Maryland football had outplayed Indiana yet found itself trailing early in the third quarter. The Terps were struggling to finish drives as the Hoosiers began to figure out their uptempo gameplan.
So, Maryland turned to its most successful scheme: the run-pass option.
Taulia Tagovailoa located a wide open Rakim Jarrett for 42 yards. Marcus Fleming and Tai Felton snagged a pair of quick passes to move the Terps into the red zone. And Challen Faamatau pushed forward for a one-yard rushing score.
That drive broke Maryland’s doldrums as it re-established dominance over a depleted Indiana side. The Terps ultimately carried that to a 38-35 win over the Hoosiers, ending their three-game losing streak and moving one victory shy of bowl eligibility.
“[Taulia] struggled early in the second quarter a little bit with his decision making,” coach Mike Locksley said. “At halftime … we were able to settle him down, at least with his eyes. And then things just started clicking for him.”
Maryland (5-3, 2-3 Big Ten) kept up its quick-strike attack on the following series, with four passes going for at least 11 yards. That was capped by a 14-yard touchdown to Carlos Carriere, and the Terps went back up two scores.
After an Indiana field goal, Tagovailoa turned back to Carriere. The shifty senior took a dump-off and broke a tackle, streaking down the sideline for an emphatic 45-yard score. It punctuated his best performance in a Maryland uniform, tallying eight catches for 134 yards.
Carriere was part of a supporting cast of receivers that the Terps desperately needed to step up following injuries to Dontay Demus Jr. and Jeshaun Jones. While star Rakim Jarrett finished with a typically strong 88 yards on five receptions, eight other players recorded a catch as Tagovailoa passed for a career-high 419 yards.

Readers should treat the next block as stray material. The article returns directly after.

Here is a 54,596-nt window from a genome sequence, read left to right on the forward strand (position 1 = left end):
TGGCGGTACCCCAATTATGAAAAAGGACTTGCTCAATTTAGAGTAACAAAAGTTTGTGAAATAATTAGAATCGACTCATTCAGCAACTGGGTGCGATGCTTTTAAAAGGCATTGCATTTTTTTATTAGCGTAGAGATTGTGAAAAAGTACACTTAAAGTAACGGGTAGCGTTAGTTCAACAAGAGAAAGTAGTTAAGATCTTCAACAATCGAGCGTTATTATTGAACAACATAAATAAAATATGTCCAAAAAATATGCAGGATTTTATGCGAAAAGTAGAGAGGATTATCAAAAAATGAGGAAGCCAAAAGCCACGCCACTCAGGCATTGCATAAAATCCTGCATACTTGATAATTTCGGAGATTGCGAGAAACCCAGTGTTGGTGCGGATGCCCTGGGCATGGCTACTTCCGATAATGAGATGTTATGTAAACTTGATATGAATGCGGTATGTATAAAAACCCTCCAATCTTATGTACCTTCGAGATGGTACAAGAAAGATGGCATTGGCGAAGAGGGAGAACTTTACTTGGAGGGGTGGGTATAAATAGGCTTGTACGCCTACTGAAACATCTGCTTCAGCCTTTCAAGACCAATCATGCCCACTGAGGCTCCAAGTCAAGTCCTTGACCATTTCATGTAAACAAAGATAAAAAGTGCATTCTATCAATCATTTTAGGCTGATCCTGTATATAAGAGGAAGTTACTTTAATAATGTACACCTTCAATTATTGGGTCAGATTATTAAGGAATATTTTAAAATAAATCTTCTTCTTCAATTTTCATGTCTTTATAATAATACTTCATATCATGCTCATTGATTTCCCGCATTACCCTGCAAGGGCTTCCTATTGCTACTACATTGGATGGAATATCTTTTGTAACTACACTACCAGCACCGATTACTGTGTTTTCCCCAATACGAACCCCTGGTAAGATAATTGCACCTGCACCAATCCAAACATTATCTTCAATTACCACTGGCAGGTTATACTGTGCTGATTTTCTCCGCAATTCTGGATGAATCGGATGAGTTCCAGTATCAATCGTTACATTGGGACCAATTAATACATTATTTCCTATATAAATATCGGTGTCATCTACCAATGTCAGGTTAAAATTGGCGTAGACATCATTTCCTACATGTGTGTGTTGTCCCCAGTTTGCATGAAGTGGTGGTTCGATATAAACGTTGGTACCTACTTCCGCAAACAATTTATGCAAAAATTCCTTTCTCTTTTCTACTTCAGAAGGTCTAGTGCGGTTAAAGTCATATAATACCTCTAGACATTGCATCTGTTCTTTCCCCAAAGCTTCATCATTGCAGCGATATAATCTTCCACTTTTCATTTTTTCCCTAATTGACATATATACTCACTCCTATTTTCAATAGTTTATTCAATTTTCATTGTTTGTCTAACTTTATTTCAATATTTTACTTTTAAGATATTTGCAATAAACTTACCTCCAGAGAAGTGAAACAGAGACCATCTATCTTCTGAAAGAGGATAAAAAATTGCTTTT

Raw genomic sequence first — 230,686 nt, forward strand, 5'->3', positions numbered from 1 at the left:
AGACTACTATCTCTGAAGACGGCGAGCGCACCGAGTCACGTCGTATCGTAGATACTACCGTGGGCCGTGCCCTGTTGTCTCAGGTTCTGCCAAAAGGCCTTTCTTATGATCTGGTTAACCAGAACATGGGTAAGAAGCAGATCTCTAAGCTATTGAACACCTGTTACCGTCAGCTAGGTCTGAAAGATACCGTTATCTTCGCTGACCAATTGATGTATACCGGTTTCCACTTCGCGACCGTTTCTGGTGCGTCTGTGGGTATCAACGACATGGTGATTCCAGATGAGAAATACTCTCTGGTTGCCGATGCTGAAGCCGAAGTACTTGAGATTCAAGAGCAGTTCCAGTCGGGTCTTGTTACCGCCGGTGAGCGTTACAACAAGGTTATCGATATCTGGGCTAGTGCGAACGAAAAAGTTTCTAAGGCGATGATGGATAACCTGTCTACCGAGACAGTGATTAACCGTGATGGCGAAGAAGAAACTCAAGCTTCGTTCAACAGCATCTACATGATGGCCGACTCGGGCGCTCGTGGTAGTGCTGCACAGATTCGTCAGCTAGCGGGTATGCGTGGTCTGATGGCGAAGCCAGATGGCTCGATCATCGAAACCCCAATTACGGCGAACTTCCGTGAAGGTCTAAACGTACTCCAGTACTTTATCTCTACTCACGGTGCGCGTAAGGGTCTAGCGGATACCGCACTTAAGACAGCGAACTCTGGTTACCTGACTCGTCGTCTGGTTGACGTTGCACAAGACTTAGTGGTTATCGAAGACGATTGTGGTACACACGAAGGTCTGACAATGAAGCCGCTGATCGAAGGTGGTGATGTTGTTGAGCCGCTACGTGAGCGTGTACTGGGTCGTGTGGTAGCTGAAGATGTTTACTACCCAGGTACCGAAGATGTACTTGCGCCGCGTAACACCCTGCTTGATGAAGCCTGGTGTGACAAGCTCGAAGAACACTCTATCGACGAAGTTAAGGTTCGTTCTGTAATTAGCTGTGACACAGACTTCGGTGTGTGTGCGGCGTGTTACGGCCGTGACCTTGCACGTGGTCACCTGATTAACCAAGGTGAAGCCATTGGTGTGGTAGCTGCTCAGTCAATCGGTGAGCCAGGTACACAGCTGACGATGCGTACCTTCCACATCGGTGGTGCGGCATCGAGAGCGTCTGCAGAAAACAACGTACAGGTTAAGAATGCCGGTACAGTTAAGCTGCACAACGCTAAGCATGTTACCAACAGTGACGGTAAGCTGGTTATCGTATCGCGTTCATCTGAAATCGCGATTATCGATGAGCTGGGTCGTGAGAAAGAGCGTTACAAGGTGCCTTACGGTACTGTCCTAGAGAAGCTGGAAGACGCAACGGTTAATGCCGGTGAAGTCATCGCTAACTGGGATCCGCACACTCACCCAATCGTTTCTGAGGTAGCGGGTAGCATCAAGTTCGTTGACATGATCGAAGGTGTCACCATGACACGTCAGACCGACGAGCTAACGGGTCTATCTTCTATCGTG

“We just wanted to be prepared,” Carriere said. “We knew that if we made plays, we had a high chance of winning.”
That variety of options was needed as the Hoosiers found their offensive stride in the second half. Stephen Carr’s 66-yard touchdown that briefly gave Indiana (2-6, 0-5) the edge started the shootout.
Then, after Carriere’s second touchdown, Peyton Hendershot hauled in an 18-yard reception plus a two-point conversion to bring the Hoosiers within seven. Hendershot later helped his side close the gap to three with one minute left.
This offensive firepower was unforeseen after the opening 30 minutes, when third-string quarterback Donaven McCulley struggled to sustain lengthy drives in his first career start.
But he found his rhythm as the game progressed, and he kept Indiana down no more than two scores all game.
“We always know to be prepared for a four quarter game,” Locksley said. “Today, it was. It didn’t have to be, but it was.”
Earlier in the contest, that didn’t seem like a sure thing. Maryland appeared ready to add to its lead after scoring on its first two possessions.
But Joseph Petrino missed a 40-yard field goal, and the Hoosiers marched 77 yards for a touchdown of their own. Then, the Terps hit a wall.
Multiple drives petered out after promising starts, and the one series that pushed deep into Indiana territory stalled on fourth down. Maryland’s receivers dropped multiple passes, and the Terps couldn’t establish a running game.
“We just kind of shot ourselves in the foot sometimes,” Tagovailoa said. “Our defense did a good job of keeping them off the field and giving us a chance to continue to stay up in the game in the first half.”
But Faamatau’s third-quarter push changed Maryland’s fortunes. The Terps went from a team that suddenly lost their edge to a squad in command.
It was all because they went back to what they do best.
“It definitely wasn’t a pretty win, but we’ll take it,” Locksley said. “We needed it. Our players deserved it.”